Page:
2.5 Gallon Aquarium: 12 x 6 x 8 – 12 3/16 x 6 1/8 x 8 1/8
5.5 Gallon Aquarium: 16 x 8 x 10 – 16 3/16 x 8 3/8 x 10 1/2
10 Gallon Aquarium: 20 x 10 x 12 – 20 1/4 x 10 1/2 x 12 9/16
15 Gallon Aquarium: 24 x 12 x 12 – 24 1/4 x 12 1/2 x 12 3/4
15 Gallon Aquarium: 20 x 10 x 18 – 20 1/4 x 10 1/2 x 18 3/4 (High)
20 Gallon Aquarium: 24 x 12 x 16 (H); 30 x 12 x 12 (L); 20 x 10 x 24 (Extra High)
25 Gallon Aquarium: 24 x 12 x 20 – 24 1/4 x 12 1/2 x 20 3/4
29 Gallon Aquarium: 30 x 12 x 18 – 30 1/4 x 12 1/2 x 18 3/4
30 Gallon Aquarium: 36 x 13 x 16 – 36 1/4 x 12 5/8 x 16 3/4
40 Gallon Aquarium: 36 x 13 x 20 (High)
40 Gallon Aquarium: 48 x 13 x 16 – 48 1/4 x 12 3/4 x 16 7/8 (Long)
45 Gallon Aquarium: 36 1/4 x 12 5/8 x 23 3/4
50 Gallon Aquarium: 36 3/8 x 18 3/8 x 19
55 Gallon Aquarium: 48 x 13 x 21 – 48 1/4 x 12 3/4 x 21
60 Gallon Aquarium: 48 x 13 x 24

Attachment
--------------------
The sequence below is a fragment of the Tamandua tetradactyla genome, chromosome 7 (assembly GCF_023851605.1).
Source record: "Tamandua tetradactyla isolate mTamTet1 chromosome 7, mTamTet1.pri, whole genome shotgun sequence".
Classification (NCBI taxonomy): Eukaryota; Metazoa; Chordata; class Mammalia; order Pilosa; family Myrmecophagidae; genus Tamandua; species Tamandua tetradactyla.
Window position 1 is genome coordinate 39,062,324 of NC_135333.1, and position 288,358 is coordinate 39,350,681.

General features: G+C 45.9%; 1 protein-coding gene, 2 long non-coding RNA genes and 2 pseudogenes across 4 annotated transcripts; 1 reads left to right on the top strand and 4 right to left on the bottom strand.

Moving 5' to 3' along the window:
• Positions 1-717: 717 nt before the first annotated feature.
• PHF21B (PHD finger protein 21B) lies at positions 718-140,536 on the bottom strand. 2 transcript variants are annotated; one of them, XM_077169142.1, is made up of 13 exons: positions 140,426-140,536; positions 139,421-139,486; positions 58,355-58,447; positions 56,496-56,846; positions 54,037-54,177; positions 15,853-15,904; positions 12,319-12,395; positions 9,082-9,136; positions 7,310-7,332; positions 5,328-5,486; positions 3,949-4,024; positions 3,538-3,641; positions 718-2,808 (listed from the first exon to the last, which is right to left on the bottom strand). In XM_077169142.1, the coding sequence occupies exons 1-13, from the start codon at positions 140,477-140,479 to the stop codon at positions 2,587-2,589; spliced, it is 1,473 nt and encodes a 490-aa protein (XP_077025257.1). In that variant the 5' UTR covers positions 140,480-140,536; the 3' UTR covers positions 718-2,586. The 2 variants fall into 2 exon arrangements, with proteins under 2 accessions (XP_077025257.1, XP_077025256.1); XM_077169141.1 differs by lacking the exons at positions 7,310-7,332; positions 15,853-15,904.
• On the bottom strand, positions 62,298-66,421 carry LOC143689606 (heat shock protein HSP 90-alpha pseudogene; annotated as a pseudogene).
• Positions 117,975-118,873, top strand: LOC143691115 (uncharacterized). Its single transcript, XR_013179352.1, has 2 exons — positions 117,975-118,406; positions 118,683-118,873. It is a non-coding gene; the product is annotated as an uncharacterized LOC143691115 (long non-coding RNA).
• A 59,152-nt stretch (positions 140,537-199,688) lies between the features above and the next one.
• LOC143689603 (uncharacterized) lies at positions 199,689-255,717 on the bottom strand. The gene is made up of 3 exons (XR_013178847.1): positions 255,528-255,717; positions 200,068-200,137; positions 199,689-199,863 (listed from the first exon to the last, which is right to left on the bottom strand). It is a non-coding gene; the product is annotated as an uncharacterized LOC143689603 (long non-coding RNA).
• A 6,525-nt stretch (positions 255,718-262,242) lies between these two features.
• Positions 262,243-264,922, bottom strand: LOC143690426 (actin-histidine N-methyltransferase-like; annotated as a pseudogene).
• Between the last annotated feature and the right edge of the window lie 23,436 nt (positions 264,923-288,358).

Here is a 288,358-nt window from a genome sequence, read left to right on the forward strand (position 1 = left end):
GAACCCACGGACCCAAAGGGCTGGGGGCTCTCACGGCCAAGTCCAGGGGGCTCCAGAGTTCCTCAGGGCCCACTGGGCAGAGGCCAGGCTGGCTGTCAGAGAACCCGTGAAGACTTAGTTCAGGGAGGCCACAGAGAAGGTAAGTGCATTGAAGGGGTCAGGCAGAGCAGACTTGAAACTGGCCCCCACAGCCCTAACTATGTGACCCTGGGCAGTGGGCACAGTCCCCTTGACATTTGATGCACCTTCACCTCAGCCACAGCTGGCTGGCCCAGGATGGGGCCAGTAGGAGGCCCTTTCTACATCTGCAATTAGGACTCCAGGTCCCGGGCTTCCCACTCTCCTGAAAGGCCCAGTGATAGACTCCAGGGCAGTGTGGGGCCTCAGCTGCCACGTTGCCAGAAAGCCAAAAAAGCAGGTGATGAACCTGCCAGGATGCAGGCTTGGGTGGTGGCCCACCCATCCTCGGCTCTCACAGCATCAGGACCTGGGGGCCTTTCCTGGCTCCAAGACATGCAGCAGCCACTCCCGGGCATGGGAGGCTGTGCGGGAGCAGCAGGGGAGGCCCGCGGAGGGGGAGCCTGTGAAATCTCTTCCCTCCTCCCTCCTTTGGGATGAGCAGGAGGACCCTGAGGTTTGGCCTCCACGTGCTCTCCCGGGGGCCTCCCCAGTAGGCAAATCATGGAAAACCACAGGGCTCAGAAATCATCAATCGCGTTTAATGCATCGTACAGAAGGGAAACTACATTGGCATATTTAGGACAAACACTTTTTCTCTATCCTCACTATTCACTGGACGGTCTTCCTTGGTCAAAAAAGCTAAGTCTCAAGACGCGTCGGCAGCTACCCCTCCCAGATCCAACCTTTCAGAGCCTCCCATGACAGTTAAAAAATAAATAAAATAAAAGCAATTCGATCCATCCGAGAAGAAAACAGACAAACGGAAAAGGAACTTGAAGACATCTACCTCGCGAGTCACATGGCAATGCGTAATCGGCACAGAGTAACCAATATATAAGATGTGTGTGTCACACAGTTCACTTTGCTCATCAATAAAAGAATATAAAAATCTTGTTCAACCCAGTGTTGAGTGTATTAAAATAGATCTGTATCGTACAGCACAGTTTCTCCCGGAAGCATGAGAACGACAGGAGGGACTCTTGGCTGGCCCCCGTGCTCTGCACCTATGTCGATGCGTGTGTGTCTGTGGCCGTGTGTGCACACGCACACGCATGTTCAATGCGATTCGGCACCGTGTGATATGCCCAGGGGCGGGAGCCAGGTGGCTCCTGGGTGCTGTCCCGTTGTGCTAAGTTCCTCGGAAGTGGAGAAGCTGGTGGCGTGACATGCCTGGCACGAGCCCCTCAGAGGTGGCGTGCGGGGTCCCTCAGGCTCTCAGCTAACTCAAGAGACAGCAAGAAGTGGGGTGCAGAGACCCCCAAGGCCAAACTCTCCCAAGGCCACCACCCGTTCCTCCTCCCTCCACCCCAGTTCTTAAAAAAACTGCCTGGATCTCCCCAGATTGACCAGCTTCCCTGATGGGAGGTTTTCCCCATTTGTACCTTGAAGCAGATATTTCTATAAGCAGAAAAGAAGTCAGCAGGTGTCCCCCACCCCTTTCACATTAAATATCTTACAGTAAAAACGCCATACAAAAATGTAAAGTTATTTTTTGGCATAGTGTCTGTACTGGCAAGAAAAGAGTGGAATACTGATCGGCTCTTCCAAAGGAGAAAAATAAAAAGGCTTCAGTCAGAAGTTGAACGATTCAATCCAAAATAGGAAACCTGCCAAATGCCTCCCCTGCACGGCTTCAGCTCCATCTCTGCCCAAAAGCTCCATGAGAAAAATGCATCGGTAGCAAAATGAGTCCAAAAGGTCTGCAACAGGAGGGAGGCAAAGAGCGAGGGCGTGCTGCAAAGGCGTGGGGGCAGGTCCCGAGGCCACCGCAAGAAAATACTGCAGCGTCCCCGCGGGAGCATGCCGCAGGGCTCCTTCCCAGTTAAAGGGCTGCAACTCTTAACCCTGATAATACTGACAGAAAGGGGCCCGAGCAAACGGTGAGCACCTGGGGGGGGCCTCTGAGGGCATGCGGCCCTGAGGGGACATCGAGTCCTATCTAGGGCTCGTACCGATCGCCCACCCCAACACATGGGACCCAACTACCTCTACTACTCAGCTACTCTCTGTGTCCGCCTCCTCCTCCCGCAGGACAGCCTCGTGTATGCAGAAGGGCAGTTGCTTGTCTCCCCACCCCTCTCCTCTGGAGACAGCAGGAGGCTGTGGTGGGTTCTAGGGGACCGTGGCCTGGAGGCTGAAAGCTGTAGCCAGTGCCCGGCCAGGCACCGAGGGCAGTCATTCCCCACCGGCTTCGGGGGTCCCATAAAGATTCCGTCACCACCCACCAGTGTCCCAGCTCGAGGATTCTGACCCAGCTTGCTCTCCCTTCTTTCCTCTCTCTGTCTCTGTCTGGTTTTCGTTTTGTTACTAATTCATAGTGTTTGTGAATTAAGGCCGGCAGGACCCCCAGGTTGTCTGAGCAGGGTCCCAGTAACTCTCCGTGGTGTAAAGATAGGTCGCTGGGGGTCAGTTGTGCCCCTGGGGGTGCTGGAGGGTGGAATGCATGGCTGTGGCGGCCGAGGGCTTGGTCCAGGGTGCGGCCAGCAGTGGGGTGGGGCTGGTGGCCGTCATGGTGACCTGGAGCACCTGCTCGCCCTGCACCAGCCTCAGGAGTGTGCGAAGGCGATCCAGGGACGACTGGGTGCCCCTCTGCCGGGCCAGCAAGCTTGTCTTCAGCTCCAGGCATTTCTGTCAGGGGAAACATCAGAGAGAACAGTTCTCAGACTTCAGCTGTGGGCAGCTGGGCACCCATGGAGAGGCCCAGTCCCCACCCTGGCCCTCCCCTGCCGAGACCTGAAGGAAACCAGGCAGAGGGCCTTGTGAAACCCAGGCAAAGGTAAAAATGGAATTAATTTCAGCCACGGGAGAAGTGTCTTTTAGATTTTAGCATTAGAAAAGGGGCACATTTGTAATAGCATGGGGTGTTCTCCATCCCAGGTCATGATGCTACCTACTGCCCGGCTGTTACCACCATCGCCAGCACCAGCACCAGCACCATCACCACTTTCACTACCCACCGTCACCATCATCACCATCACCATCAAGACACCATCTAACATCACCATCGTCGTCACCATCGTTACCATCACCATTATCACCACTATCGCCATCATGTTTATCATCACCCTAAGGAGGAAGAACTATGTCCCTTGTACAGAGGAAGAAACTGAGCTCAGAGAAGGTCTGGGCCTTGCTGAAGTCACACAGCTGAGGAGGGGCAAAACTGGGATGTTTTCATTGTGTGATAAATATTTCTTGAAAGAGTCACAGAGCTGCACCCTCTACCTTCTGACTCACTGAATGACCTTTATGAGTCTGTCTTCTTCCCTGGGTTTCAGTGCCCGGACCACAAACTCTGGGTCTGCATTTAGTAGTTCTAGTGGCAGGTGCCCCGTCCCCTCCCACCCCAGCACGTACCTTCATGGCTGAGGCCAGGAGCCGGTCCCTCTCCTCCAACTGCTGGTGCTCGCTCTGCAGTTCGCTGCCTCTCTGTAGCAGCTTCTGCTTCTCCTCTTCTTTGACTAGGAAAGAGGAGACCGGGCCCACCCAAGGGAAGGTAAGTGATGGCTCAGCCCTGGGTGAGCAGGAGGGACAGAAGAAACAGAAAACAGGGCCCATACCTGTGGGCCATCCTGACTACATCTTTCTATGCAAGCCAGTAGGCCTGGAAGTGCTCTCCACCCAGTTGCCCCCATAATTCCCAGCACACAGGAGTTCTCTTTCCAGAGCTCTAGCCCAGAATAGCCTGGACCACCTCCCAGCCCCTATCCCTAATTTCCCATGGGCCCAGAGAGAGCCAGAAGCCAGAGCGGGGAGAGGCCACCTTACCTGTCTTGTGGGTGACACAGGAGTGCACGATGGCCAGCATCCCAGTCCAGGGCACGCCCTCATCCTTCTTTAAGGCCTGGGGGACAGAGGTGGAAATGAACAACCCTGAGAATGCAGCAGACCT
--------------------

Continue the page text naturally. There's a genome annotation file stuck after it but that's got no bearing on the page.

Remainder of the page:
65 Gallon Aquarium: 36 x 18 x 24 – 36 3/8 x 18 3/8 x 25
75 Gallon Aquarium: 48 x 18 x 21 – 48 1/2 x 18 1/2 x 21 1/8
90 Gallon Aquarium: 48 x 18 x 24 – 48 1/2 x 18 1/2 x 25 3/8
Aquarium Dimensions: Sizes Over 100 Gallons
110 Gallon Aquarium: 48 x 18 x 30
120 Gallon Aquarium: 48 x 24 x 24 – 48 1/2 x 24 1/2 x 25 1/2
125 Gallon Aquarium: 72 x 18 x 21
150 Gallon Aquarium: 72 x 18 x 28
180 Gallon Aquarium: 72 x 24 x 25 – 72 1/2 x 24 1/2 x 25 5/8
210 Gallon Aquarium: 72 1/2 x 24 1/2 x 29 5/8
Aquarium Dimensions: Breeder & Tanks
In addition, there are types of specialty tanks with different aquarium dimensions. Bow front tanks, tanks with round shapes, and hexagon shaped tanks to name a few. When considering purchasing a specialty tank, be mindful that these types of tanks have non-rectangular aquarium dimensions so measure and plan accordingly.
10 Gallon Hexagon: 14 1/2 x 12 9/16 x 18 3/4
20 Gallon Hexagon: 18 3/4 x 16 1/4 x 20 5/8
35 Gallon Hexagon: 23 1/4 x 20 3/16 x 24 3/4
60 Gallon Hexagon: 27 1/4 x 24 1/8 x 29 1/2
Other types of fish tanks used for breeding purposes. The aquarium dimensions of breeder tanks vary based on the gallon size and water volume, but they generally are deeper in terms of width. Just be aware that when one speaks of a 40 gallon tank for example, it may be 40 gallon long tank a 40 gallon breeder tank, each with different aquarium dimensions.